Tesla sued after motorcyclist's death

Tesla has been sued by the family of a 44-year-old Japanese man who was killed when a Model X using Autopilot crashed into a group of people standing to the side of an expressway near Tokyo, Bloomberg reports.

According to the complaint filed in federal court in San Jose, California, the driver of the Tesla Model X fell asleep shortly before the crash. When a vehicle ahead of the Model X changed lanes to avoid the group of people, the Model X allegedly accelerated and ran into the group, killing Yoshihiro Umeda.

The lawsuit adds that the accident was the result of issues with the Autopilot system, in particular inadequate monitoring of whether the driver is alert, as well as a lack of safeguards against unforeseen traffic situations.

“If Tesla’s past behavior of blaming its vehicles’ drivers is any example, Tesla likely will portray this accident as the sole result of a drowsy, inattentive driver in order to distract from the obvious shortcomings of its automated driver assistance technology,” the widow and daughter of Umede said in the complaint.

Umeda was with a group of motorcyclists who were standing behind a van at the far right side of the Tomei Expressway following an earlier traffic collision. The complaint says this is the first case of a Tesla Autopilot-related pedestrian fatality.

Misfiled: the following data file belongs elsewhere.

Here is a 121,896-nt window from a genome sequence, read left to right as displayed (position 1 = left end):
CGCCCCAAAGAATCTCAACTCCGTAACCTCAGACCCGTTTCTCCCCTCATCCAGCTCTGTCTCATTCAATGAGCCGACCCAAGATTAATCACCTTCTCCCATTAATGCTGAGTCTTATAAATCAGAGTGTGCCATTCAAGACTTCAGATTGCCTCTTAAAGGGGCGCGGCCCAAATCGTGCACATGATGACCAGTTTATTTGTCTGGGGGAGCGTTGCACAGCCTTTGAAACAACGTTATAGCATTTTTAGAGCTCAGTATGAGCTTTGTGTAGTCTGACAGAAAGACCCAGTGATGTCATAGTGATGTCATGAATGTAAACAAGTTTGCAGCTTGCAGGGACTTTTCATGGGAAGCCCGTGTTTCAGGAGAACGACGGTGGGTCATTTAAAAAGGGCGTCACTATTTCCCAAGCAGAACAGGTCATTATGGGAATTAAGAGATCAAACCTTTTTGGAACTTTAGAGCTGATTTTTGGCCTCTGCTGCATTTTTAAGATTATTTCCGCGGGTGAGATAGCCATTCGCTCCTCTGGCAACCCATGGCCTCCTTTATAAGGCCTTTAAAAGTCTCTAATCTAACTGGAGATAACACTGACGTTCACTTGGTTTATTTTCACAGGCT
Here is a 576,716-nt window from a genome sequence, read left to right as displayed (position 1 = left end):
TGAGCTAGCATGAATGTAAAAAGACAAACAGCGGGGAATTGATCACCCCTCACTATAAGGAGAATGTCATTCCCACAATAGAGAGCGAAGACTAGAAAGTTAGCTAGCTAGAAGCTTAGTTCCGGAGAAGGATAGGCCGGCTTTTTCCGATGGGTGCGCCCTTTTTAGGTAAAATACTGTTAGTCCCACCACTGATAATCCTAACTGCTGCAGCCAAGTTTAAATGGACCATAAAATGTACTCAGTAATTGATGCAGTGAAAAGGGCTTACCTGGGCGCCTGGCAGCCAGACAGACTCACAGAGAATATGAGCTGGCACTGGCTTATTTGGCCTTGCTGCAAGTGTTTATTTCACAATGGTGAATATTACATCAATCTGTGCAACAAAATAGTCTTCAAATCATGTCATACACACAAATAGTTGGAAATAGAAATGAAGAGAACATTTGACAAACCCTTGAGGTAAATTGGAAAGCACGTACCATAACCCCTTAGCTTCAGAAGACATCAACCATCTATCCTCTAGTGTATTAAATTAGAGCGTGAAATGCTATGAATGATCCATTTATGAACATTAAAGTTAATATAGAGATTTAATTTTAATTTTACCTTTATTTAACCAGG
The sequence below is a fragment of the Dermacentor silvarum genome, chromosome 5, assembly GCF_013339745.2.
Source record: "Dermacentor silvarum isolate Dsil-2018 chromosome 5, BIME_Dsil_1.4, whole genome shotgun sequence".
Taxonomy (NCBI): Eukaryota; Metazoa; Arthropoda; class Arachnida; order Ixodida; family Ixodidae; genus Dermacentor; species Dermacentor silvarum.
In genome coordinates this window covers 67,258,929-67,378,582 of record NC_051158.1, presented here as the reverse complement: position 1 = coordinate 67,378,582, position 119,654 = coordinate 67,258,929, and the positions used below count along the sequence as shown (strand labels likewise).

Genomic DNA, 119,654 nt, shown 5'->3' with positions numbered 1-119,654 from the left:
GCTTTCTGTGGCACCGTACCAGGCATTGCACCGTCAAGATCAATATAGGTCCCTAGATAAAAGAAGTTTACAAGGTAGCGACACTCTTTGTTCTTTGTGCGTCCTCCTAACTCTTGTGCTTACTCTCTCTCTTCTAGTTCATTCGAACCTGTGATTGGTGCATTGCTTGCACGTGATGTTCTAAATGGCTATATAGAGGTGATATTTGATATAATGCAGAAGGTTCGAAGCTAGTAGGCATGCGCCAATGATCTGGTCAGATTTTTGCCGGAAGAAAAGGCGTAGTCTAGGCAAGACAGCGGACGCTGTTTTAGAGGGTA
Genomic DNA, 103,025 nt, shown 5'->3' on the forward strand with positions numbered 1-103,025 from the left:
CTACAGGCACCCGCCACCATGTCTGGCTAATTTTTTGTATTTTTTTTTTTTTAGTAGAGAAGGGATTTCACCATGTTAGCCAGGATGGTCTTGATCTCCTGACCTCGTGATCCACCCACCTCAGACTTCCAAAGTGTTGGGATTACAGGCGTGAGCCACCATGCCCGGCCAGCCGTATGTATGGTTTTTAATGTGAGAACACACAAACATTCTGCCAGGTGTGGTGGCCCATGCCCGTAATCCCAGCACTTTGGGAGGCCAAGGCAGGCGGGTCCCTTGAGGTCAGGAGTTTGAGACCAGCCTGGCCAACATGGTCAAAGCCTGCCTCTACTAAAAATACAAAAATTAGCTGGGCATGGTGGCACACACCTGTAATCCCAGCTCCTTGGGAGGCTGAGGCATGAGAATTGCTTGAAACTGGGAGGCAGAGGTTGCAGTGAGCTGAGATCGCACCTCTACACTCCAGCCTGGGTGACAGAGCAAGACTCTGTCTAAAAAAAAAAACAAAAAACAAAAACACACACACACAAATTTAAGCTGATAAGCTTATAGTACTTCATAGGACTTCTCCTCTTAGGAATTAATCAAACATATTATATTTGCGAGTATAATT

This is not the first time the inadequacies of Tesla’s Autopilot system has been blamed on a crash. Earlier this year, the National Transportation Safety Board said the fatal crash involving a Model X in March of 2018 occurred in part because of Tesla’s “ineffective monitoring of driver engagement.”

Tesla Autopilot Blamed On Fatal Japanese Model X Crash

Napping behind the wheel? Nope. Even with a “self-driving” car, the driver has to be awake and aware. Self-driving cars are right over the horizon, with Tesla leading the way. There have been some serious bumps in the road along the way, most notably a pedestrian fatality when the Model X driver fell asleep at the wheel.

The first Tesla Autopilot pedestrian fatality

Elon Musk, the mind behind the electric car brand Tesla, is working hard to engineer a self-driving car – one that cruises along on autopilot while the driver theoretically sits back and enjoys the ride. But the reality of the self-driving car is still confined to test drives and Disneyland, as one lawsuit that derived from a tragic accident in Japan highlighted recently, per Car Complaints.

A Tesla Model X hit a motorcyclist in Kanagawa, Japan, in April of 2018. The lawsuit alleges that several of the autopilot sensors in the car failed, and the driver was unaware of the failures as he had apparently dozed off prior to the accident. The victim was standing in a group of parked cyclists when the Tesla plowed into the group, fatally injuring that individual.

How did this happen?

According to the court filings, the Tesla failed to sense when the car in front of it signaled a lane change and then slowed down to avoid hitting the pedestrians in front of it. The Tesla had been traveling at about 9 MPH but accelerated to 24 MPH when the car in front moved over, hitting the crowd of cyclists.